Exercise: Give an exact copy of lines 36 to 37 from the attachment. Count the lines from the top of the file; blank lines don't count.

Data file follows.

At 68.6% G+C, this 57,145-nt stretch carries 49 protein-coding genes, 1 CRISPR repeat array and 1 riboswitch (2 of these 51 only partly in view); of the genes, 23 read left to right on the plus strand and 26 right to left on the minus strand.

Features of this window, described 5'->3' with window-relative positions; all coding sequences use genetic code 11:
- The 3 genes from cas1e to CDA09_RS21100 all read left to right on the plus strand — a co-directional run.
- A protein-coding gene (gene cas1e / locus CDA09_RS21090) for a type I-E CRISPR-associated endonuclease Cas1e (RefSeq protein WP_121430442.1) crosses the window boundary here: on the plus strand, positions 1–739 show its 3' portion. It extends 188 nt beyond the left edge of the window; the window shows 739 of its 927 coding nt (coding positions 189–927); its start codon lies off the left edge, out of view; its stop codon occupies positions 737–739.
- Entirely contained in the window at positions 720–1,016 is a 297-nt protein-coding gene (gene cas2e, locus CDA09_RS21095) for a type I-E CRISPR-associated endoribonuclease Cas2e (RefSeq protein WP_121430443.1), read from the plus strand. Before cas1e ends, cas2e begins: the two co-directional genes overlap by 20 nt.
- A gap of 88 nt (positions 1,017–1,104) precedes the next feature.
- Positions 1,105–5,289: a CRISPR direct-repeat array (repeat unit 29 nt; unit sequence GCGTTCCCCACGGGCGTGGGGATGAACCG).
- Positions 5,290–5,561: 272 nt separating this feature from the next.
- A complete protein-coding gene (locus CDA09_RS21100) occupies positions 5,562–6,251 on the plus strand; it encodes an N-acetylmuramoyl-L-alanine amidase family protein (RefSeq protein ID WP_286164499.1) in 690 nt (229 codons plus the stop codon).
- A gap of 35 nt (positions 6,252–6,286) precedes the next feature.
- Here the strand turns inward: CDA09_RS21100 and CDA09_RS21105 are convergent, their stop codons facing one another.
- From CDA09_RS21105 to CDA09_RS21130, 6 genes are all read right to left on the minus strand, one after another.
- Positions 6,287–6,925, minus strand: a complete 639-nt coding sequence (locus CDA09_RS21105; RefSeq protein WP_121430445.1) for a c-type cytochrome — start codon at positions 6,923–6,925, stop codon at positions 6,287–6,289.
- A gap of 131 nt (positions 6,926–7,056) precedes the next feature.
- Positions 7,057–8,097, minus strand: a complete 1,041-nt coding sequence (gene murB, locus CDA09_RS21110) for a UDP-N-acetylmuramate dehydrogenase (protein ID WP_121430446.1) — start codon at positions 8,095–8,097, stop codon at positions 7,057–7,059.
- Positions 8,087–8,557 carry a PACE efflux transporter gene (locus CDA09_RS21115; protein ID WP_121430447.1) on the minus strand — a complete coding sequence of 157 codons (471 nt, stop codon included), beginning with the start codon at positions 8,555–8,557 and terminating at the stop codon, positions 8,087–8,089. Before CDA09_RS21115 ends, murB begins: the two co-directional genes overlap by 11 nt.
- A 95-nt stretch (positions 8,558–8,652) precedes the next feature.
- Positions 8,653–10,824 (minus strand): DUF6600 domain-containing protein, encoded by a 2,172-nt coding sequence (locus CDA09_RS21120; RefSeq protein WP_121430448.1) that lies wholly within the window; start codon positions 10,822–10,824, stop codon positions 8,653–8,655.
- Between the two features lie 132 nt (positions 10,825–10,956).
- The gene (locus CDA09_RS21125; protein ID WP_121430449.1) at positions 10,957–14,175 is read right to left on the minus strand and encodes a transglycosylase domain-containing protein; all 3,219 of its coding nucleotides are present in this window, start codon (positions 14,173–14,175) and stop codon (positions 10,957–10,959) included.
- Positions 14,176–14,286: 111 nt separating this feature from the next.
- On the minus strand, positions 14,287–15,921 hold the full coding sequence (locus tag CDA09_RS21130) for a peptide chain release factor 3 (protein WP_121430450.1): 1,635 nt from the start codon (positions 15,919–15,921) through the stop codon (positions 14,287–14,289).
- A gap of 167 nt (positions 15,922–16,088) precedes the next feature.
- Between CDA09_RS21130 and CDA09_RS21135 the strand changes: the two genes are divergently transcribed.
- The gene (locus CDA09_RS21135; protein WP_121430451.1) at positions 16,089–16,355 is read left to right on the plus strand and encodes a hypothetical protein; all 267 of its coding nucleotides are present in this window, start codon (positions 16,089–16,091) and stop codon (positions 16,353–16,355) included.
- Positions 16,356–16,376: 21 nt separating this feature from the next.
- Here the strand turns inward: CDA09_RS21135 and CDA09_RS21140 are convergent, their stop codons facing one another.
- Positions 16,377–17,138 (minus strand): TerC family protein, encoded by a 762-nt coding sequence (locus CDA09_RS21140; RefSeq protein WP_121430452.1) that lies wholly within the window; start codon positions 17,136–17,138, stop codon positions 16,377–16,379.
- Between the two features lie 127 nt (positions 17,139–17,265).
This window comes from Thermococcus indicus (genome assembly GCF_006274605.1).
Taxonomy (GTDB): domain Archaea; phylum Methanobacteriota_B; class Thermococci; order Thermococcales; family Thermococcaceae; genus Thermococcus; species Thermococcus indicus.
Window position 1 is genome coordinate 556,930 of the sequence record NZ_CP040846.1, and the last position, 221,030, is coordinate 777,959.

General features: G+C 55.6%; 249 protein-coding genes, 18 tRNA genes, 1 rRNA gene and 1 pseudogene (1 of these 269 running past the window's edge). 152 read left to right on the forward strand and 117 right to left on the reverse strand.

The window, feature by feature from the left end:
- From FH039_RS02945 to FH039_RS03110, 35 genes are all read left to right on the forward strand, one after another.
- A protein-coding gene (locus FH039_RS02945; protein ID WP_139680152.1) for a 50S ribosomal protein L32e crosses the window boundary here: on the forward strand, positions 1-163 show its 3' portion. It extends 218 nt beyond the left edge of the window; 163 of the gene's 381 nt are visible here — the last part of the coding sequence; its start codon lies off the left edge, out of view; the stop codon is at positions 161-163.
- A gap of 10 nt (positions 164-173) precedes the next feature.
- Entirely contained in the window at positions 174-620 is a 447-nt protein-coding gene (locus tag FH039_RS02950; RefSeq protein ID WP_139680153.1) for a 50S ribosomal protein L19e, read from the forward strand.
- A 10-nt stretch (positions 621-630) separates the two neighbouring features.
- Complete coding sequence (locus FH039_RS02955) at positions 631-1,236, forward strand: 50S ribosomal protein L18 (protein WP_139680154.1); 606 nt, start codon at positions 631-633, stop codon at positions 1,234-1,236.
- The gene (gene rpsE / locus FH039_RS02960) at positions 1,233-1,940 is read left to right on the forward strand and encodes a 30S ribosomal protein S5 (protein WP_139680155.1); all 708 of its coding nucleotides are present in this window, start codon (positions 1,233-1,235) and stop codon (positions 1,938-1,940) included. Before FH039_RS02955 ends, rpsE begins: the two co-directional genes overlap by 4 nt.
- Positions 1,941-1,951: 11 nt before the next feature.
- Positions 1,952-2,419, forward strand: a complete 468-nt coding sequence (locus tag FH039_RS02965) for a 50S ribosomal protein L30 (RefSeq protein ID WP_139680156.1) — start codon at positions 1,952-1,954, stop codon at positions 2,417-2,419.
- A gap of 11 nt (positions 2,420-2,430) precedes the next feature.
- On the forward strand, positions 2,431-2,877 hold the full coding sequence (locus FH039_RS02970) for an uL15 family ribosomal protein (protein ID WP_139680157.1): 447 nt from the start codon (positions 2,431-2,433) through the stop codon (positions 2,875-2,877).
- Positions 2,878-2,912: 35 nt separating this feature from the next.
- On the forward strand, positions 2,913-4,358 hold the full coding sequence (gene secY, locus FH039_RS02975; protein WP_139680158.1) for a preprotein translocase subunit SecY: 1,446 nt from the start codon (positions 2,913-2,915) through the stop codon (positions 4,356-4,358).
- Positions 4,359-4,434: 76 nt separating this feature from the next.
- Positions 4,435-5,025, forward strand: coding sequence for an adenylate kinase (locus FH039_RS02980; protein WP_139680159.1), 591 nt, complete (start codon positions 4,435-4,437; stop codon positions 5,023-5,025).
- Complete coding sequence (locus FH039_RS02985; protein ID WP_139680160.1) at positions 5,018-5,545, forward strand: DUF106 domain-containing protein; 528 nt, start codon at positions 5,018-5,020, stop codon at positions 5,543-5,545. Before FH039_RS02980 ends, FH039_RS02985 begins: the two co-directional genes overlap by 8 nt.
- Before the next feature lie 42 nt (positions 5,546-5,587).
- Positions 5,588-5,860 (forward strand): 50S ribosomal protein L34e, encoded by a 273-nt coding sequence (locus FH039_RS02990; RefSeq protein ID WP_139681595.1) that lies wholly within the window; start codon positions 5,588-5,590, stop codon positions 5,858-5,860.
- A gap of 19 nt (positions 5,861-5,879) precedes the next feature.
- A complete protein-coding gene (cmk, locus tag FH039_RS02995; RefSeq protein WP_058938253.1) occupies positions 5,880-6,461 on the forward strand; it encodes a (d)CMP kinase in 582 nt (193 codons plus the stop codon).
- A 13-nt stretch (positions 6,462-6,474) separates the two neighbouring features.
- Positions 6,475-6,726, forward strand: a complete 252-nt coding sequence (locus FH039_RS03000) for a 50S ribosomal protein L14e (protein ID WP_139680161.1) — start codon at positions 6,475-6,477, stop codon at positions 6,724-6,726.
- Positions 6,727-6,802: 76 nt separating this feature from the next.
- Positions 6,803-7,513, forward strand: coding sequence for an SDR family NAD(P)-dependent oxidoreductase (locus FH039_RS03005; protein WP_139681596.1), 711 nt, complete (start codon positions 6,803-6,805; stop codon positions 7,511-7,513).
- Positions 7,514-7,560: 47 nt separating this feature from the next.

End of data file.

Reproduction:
- A protein-coding gene (locus FH039_RS02945; protein ID WP_139680152.1) for a 50S ribosomal protein L32e crosses the window boundary here: on the forward strand, positions 1-163 show its 3' portion. It extends 218 nt beyond the left edge of the window; 163 of the gene's 381 nt are visible here — the last part of the coding sequence; its start codon lies off the left edge, out of view; the stop codon is at positions 161-163.
- A gap of 10 nt (positions 164-173) precedes the next feature.